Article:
Tuesday, July 13, 2010

For Transgenders, Identity Papers Are No Simple Matter

By Sutthida Malikaew

BANGKOK, Jul 13, 2010 (IPS) - In New Zealand, where Sujinrat Prachathai enjoys resident status, she is a woman able to append ‘Mrs’ to her name to signify that she is married. Here in Thailand, however, she has to be addressed as ‘Mr’ since she is still considered male even though she underwent a sex-change operation years ago.

Predominantly Buddhist Thailand is generally tolerant of homosexuals and transgenders, some of whom have risen to prominence in the entertainment industry. For so-called ‘ladyboys’ or males who live as and look like women, there is also a term, ‘katoey’.

But like many transgenders in Thailand, Sarah – also known locally as Jim Sarah from her acting days - would like to be able to formally identify herself ‘Miss’ or ‘Ms’, if not ‘Mrs’ – which is still not possible here under the law.

But even as moves to change this law have barely begun, a debate has already broken out within the transgender community over whether something else must be added to ‘Ms’ to distinguish transgenders from those who were biologically born women. Some say this is the best way to define their gender and is the pragmatic approach, but others say their identities should be in the same category as those who were biologically born female.

Sarah is among those who want the distinction to be clear. According to her, it is not only a matter of ensuring respect for the person or making sure that someone interested in having a relationship with a transgender knows her background. Sarah says it is also practical, especially during medical emergencies, when knowing a patient’s gender could speed up the diagnostic process.

"I was once admitted to hospital while I was unconscious," recounts Sarah, who heads the Unreal Women Do Not Fake Group. "My ID said I’m a man with the title ‘Mr’ but I looked like a woman. I woke up with four people standing around me doing nothing. I asked, ‘Why didn’t you do anything? I nearly died!’ And the doctor said, ‘Are you a man? I came to treat a man but you are a woman.’"

Sarah says being able to call herself ‘Miss’ or ‘Ms’ would be ideal since it would cut through people’s confusion over a female-looking ‘Mr’. But she feels it would have been equally disastrous had the doctor mistaken her for a woman since there are some things transsexual surgery cannot change.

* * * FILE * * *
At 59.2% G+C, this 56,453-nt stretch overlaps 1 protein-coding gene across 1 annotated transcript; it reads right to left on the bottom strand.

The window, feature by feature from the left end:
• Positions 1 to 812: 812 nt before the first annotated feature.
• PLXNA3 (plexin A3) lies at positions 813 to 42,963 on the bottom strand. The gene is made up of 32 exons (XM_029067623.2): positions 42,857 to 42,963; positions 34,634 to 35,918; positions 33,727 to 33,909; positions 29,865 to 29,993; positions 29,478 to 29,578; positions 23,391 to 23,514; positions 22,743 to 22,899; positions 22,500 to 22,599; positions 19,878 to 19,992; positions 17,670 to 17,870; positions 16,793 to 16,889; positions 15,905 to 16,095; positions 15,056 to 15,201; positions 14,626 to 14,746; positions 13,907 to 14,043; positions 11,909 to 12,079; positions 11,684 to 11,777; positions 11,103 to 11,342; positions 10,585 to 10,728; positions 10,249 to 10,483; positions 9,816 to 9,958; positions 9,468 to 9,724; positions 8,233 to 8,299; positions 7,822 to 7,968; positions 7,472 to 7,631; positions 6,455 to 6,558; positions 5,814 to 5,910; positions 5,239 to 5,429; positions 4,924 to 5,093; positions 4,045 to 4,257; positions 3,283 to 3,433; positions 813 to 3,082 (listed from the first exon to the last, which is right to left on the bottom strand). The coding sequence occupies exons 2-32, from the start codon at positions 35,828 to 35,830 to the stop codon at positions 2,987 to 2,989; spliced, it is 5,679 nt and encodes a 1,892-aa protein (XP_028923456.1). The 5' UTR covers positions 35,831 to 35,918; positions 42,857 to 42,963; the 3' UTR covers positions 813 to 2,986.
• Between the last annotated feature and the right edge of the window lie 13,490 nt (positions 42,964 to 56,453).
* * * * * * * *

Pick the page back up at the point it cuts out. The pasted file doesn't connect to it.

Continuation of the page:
There are transgenders who beg to disagree – quite vigorously – with this view.

Nok Yollada, who was crowned ‘Miss Alcazar’ in the 2006 edition of that gay pageant, has organised a group called ‘Transsexual Female Association’ to fight for the right of transgenders who have become women to be treated like those who were born women. The group wants not only for transgenders to be able to call themselves ‘Ms’, but also to have their birth certificates changed to say they are female.

Nok argues that people like her may have been born biologically male, but are actually female from the start. She cites herself as an example, and says that going through an operation only made her into the "complete woman".

She says this is why she cannot accept being called ‘katoey’ or the more recent term ‘saoprapetsong’, which loosely translates to ‘second-type woman’. Instead, Yollada says the more appropriate phrase for her would be ‘phuying khamphet’, which she translates as ‘transsexual female’ or ’trans- female’. Or, if her group’s campaign succeeds, apparently just plain ‘woman’.

It is a stance that has left some transgenders and gays so upset that they called a press conference to counter what a few have described as an "unrealistic" view. While they support the call for transgenders to be able to address themselves as ‘Miss’ or ‘Ms’, they say that they do not want to mislead people into thinking they are biologically born women and have no problems saying that they had sex-change procedures.

At a Jul. 7 press conference, Natee Teerarojjanapongs of the Gay Politics Group of Thailand said that "there should be a note (in identity documents) somewhere that they got the title (‘Ms’ or ‘Miss’) not by birth but by changing their gender".

He said this is important to prevent people from "exploiting" others, such as not telling would-be partners about their inability to bear a child. He added, "If they participate in female sports, they (have) an advantage because they are stronger physically."

Phongtorn Chanluen, chairman of the Rainbow Sky Association of Thailand, also agrees that transgenders should be able to call themselves ‘Ms’ or ‘Miss’ – albeit with some caveats.

"Most transgenders need this title because it fulfills their feeling of being a woman," he says. "However, this should be just an option. It does not mean everyone who (undergoes a sex-change operation) has to change title."

"It is also important to have a record to explain that they are transgenders, not women by birth," says Phongtorn. "This is for the sake of both social and medical context."

He thinks that for the time being, the term ‘katoey’ works fine. According to Phongtorn, it’s a term that is "neutral", unlike ‘saoprapetsong’, which he says makes transgenders "still unable to be (themselves)".

"If a new term is needed for them," he says, "I think it should be anything that is not under the frame of male or female."

Natee, for his part, is comfortable with being called ‘gay’. Actually, he says, it is the attitude, and not the term, that concerns him. "No matter what words you use," says Natee, "so long as the context shows respect, it’s okay with me."

source: ips news

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Violence against women is a worldwide yet still hidden problem. Freedom from the threat of harassment, battering, and sexual assault is a concept that most of us have a hard time imagining because violence is such a deep part of our cultures and lives.